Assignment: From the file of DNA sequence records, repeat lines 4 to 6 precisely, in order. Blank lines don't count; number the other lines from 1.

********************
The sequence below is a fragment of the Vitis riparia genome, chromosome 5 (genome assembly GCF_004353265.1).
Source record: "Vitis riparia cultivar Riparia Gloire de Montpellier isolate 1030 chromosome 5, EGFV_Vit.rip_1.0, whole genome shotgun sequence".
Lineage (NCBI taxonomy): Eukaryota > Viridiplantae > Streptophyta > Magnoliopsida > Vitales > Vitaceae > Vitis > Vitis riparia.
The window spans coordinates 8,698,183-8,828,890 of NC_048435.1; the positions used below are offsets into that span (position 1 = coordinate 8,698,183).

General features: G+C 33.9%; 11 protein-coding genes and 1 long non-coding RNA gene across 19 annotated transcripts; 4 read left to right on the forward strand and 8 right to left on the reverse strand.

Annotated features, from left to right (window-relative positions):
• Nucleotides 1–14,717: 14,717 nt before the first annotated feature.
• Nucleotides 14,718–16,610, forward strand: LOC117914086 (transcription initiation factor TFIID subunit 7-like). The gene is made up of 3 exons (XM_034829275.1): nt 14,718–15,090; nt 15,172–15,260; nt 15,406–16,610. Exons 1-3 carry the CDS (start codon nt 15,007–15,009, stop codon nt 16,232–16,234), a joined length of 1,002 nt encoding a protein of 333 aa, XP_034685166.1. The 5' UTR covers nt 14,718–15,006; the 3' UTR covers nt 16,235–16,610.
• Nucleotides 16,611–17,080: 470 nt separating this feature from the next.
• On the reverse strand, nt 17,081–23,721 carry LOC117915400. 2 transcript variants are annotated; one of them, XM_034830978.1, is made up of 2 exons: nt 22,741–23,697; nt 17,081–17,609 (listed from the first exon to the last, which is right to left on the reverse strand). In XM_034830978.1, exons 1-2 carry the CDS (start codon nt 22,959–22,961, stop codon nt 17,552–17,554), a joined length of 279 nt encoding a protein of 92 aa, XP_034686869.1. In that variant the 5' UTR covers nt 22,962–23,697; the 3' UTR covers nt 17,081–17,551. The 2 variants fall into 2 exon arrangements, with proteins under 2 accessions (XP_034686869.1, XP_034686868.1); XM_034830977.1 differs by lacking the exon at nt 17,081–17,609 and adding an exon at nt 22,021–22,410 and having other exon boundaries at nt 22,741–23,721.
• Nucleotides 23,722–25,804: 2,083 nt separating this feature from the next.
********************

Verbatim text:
The window spans coordinates 8,698,183-8,828,890 of NC_048435.1; the positions used below are offsets into that span (position 1 = coordinate 8,698,183).

General features: G+C 33.9%; 11 protein-coding genes and 1 long non-coding RNA gene across 19 annotated transcripts; 4 read left to right on the forward strand and 8 right to left on the reverse strand.

Annotated features, from left to right (window-relative positions):